NCEA Equestrian start of the season update
October 8, 2017
All around the country, teams are quickly finding out how much has changed since April. A new season of collegiate equestrian is here, and with it come exciting new changes that will redefine both the regular season and the postseason.
In an effort to provide more inclusive opportunities for national titles, there will no longer be just one national championship handed out at the end of competition in Waco, Texas. National titles are now available in the four events (Equitation on the Flat, Equitation Over Fences, Horsemanship and Reining) as well as team titles in the two disciplines (Hunt Seat and Western).
Now, instead of requiring an entire team to qualify for nationals, schools may qualify for titles in the separate events, meaning the field just became a whole lot bigger.
But before we look too far down the road, there’s an entire regular season that has to play out. Here, we’ll take a quick look around the country at the different conferences.
We first must start with the defending national champions, Texas A&M. The Aggies entered last year’s national championship seeded fifth, but caught fire in historic fashion. They became the first team in history to win four meets in three days at nationals, outscoring those four opponents, 55-8.
Texas A&M returns four NCEA All-Americans from that national title team. The group is headlined by Avery Ellis, the 2016-17 NCEA Horsemanship Rider of the Year after compiling a 13-4-1 record as a junior.
“The girls are still on a high,” Texas A&M head coach Tana McKay said. “They actually just got their championship rings. But they know it’s time to start over from scratch. We’ve got a good base of returning upperclassmen and a pretty good base of some underclassmen that are going to step in and compete for us.”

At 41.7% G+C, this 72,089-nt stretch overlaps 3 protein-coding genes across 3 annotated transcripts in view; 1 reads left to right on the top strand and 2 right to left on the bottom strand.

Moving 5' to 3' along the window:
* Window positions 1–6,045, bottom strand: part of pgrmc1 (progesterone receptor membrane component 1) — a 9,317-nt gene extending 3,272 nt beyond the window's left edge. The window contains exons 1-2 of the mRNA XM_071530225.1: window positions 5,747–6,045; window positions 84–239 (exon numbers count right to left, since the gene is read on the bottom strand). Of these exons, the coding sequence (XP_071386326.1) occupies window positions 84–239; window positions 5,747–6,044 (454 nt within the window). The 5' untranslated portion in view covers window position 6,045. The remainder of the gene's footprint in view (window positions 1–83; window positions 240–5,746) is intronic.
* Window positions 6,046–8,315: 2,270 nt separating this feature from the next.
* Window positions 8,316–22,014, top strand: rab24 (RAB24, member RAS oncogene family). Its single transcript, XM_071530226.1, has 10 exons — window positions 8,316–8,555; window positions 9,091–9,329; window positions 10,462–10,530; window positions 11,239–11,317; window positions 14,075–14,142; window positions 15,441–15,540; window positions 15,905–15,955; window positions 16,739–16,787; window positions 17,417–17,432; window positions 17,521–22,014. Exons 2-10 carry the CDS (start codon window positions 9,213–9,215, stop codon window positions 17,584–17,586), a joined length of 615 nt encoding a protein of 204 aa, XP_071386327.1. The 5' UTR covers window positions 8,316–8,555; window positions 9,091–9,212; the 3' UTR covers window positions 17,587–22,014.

As McKay mentioned, she has the enviable task of trying to find spots for so many talented riders. The new riders will push the veterans, but that leadership and experience is vital as well.
“It’s tough,” McKay said of balancing young and old. “At the end of the day as coaches, we’re looking for the most consistent riders across the board.”
The Aggies compete in arguably the toughest conference in the sport, the Southeastern Conference. Texas A&M enters the season ranked No. 1, but two SEC teams follow in the rankings with Georgia at No. 2 and Auburn third. The fourth conference school, South Carolina, isn’t too far behind at No. 7.
All four schools have the ability to catch fire just like Texas A&M did last season. In fact, the Aggies were the national champions but did not capture the conference championship. That honor belonged to Georgia, which also returns a solid core of experienced riders.
Georgia advanced all the way to the NCEA National Championship last season before falling to the red-hot Aggies.
“When we came back for school, we still had a little bit of celebrating left to do, not only for our SEC Championship last year, but also for receiving the highest GPA of all the Georgia sports,” Georgia head coach Meghan Boenig said. “It was great having everyone back together.”